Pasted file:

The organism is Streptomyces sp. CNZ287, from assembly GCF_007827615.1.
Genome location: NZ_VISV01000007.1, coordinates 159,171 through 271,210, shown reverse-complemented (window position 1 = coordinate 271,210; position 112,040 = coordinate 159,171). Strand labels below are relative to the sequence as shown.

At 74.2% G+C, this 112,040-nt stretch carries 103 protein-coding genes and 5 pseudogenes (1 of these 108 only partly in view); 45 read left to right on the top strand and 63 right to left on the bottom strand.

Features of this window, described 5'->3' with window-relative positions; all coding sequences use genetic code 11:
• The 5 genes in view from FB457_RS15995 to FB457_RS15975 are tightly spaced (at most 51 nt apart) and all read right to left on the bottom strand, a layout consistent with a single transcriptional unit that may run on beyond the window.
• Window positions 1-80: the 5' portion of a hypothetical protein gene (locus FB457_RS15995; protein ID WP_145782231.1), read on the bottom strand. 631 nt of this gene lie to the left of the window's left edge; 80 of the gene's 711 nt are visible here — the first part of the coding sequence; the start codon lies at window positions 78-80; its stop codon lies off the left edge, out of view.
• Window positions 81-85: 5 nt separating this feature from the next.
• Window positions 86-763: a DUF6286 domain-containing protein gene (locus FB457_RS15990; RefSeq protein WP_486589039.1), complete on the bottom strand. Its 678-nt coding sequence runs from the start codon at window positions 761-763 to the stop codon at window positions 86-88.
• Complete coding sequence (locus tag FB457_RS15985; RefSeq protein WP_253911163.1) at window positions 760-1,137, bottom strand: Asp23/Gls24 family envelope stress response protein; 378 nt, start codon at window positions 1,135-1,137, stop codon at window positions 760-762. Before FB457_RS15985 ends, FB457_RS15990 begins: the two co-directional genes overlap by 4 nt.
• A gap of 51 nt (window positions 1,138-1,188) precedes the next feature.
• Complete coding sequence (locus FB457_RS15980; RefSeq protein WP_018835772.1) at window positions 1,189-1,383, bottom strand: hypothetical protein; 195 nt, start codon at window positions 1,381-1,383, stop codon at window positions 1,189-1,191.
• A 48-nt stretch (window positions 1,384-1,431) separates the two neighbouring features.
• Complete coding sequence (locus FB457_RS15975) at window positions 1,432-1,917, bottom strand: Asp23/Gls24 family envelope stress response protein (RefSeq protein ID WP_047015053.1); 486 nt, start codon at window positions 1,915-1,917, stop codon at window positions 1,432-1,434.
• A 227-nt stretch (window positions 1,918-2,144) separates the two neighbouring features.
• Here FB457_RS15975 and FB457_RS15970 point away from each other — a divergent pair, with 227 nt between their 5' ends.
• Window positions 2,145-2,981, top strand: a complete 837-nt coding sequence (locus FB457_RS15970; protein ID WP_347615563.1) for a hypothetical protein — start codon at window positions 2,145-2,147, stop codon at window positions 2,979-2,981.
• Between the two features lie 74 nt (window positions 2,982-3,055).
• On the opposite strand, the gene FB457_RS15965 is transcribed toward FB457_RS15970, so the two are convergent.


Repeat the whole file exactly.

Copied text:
The organism is Streptomyces sp. CNZ287, from assembly GCF_007827615.1.
Genome location: NZ_VISV01000007.1, coordinates 159,171 through 271,210, shown reverse-complemented (window position 1 = coordinate 271,210; position 112,040 = coordinate 159,171). Strand labels below are relative to the sequence as shown.

At 74.2% G+C, this 112,040-nt stretch carries 103 protein-coding genes and 5 pseudogenes (1 of these 108 only partly in view); 45 read left to right on the top strand and 63 right to left on the bottom strand.

Features of this window, described 5'->3' with window-relative positions; all coding sequences use genetic code 11:
• The 5 genes in view from FB457_RS15995 to FB457_RS15975 are tightly spaced (at most 51 nt apart) and all read right to left on the bottom strand, a layout consistent with a single transcriptional unit that may run on beyond the window.
• Window positions 1-80: the 5' portion of a hypothetical protein gene (locus FB457_RS15995; protein ID WP_145782231.1), read on the bottom strand. 631 nt of this gene lie to the left of the window's left edge; 80 of the gene's 711 nt are visible here — the first part of the coding sequence; the start codon lies at window positions 78-80; its stop codon lies off the left edge, out of view.
• Window positions 81-85: 5 nt separating this feature from the next.
• Window positions 86-763: a DUF6286 domain-containing protein gene (locus FB457_RS15990; RefSeq protein WP_486589039.1), complete on the bottom strand. Its 678-nt coding sequence runs from the start codon at window positions 761-763 to the stop codon at window positions 86-88.
• Complete coding sequence (locus tag FB457_RS15985; RefSeq protein WP_253911163.1) at window positions 760-1,137, bottom strand: Asp23/Gls24 family envelope stress response protein; 378 nt, start codon at window positions 1,135-1,137, stop codon at window positions 760-762. Before FB457_RS15985 ends, FB457_RS15990 begins: the two co-directional genes overlap by 4 nt.
• A gap of 51 nt (window positions 1,138-1,188) precedes the next feature.
• Complete coding sequence (locus FB457_RS15980; RefSeq protein WP_018835772.1) at window positions 1,189-1,383, bottom strand: hypothetical protein; 195 nt, start codon at window positions 1,381-1,383, stop codon at window positions 1,189-1,191.
• A 48-nt stretch (window positions 1,384-1,431) separates the two neighbouring features.
• Complete coding sequence (locus FB457_RS15975) at window positions 1,432-1,917, bottom strand: Asp23/Gls24 family envelope stress response protein (RefSeq protein ID WP_047015053.1); 486 nt, start codon at window positions 1,915-1,917, stop codon at window positions 1,432-1,434.
• A 227-nt stretch (window positions 1,918-2,144) separates the two neighbouring features.
• Here FB457_RS15975 and FB457_RS15970 point away from each other — a divergent pair, with 227 nt between their 5' ends.
• Window positions 2,145-2,981, top strand: a complete 837-nt coding sequence (locus FB457_RS15970; protein ID WP_347615563.1) for a hypothetical protein — start codon at window positions 2,145-2,147, stop codon at window positions 2,979-2,981.
• Between the two features lie 74 nt (window positions 2,982-3,055).
• On the opposite strand, the gene FB457_RS15965 is transcribed toward FB457_RS15970, so the two are convergent.